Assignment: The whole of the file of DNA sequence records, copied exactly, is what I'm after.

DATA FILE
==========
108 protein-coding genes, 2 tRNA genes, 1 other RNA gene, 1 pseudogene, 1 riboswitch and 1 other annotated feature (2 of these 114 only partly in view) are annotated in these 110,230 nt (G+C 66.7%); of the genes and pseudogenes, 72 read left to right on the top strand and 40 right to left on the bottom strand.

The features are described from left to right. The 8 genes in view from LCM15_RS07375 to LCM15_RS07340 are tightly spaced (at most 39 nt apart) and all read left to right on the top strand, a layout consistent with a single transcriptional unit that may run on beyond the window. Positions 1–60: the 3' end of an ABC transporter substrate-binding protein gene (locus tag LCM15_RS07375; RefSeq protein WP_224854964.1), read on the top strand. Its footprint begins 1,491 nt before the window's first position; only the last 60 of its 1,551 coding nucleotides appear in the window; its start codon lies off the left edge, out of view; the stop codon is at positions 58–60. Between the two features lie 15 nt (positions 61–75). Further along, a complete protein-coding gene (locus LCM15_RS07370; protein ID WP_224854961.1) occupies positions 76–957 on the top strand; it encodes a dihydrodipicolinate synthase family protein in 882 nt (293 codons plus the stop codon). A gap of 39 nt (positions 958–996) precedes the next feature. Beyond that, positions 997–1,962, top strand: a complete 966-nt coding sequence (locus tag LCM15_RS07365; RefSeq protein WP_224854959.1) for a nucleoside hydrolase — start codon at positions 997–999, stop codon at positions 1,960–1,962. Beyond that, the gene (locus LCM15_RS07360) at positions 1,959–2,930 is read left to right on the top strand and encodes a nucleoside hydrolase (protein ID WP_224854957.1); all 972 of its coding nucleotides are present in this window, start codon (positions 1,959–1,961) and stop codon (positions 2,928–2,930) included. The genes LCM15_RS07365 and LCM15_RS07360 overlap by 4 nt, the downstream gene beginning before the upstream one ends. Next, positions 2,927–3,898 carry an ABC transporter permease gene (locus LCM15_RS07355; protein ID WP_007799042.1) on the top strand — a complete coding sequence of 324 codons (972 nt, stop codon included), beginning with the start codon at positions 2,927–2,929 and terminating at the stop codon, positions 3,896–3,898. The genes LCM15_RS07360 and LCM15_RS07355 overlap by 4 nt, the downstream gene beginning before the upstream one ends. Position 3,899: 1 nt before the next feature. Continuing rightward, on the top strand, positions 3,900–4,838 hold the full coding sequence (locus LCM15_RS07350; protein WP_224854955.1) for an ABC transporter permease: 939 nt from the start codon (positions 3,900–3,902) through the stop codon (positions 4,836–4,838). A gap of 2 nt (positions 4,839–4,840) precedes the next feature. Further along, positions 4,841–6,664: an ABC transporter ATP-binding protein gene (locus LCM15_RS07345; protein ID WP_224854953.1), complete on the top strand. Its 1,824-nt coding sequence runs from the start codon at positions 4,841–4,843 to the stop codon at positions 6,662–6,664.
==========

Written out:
108 protein-coding genes, 2 tRNA genes, 1 other RNA gene, 1 pseudogene, 1 riboswitch and 1 other annotated feature (2 of these 114 only partly in view) are annotated in these 110,230 nt (G+C 66.7%); of the genes and pseudogenes, 72 read left to right on the top strand and 40 right to left on the bottom strand.

The features are described from left to right. The 8 genes in view from LCM15_RS07375 to LCM15_RS07340 are tightly spaced (at most 39 nt apart) and all read left to right on the top strand, a layout consistent with a single transcriptional unit that may run on beyond the window. Positions 1–60: the 3' end of an ABC transporter substrate-binding protein gene (locus tag LCM15_RS07375; RefSeq protein WP_224854964.1), read on the top strand. Its footprint begins 1,491 nt before the window's first position; only the last 60 of its 1,551 coding nucleotides appear in the window; its start codon lies off the left edge, out of view; the stop codon is at positions 58–60. Between the two features lie 15 nt (positions 61–75). Further along, a complete protein-coding gene (locus LCM15_RS07370; protein ID WP_224854961.1) occupies positions 76–957 on the top strand; it encodes a dihydrodipicolinate synthase family protein in 882 nt (293 codons plus the stop codon). A gap of 39 nt (positions 958–996) precedes the next feature. Beyond that, positions 997–1,962, top strand: a complete 966-nt coding sequence (locus tag LCM15_RS07365; RefSeq protein WP_224854959.1) for a nucleoside hydrolase — start codon at positions 997–999, stop codon at positions 1,960–1,962. Beyond that, the gene (locus LCM15_RS07360) at positions 1,959–2,930 is read left to right on the top strand and encodes a nucleoside hydrolase (protein ID WP_224854957.1); all 972 of its coding nucleotides are present in this window, start codon (positions 1,959–1,961) and stop codon (positions 2,928–2,930) included. The genes LCM15_RS07365 and LCM15_RS07360 overlap by 4 nt, the downstream gene beginning before the upstream one ends. Next, positions 2,927–3,898 carry an ABC transporter permease gene (locus LCM15_RS07355; protein ID WP_007799042.1) on the top strand — a complete coding sequence of 324 codons (972 nt, stop codon included), beginning with the start codon at positions 2,927–2,929 and terminating at the stop codon, positions 3,896–3,898. The genes LCM15_RS07360 and LCM15_RS07355 overlap by 4 nt, the downstream gene beginning before the upstream one ends. Position 3,899: 1 nt before the next feature. Continuing rightward, on the top strand, positions 3,900–4,838 hold the full coding sequence (locus LCM15_RS07350; protein WP_224854955.1) for an ABC transporter permease: 939 nt from the start codon (positions 3,900–3,902) through the stop codon (positions 4,836–4,838). A gap of 2 nt (positions 4,839–4,840) precedes the next feature. Further along, positions 4,841–6,664: an ABC transporter ATP-binding protein gene (locus LCM15_RS07345; protein ID WP_224854953.1), complete on the top strand. Its 1,824-nt coding sequence runs from the start codon at positions 4,841–4,843 to the stop codon at positions 6,662–6,664.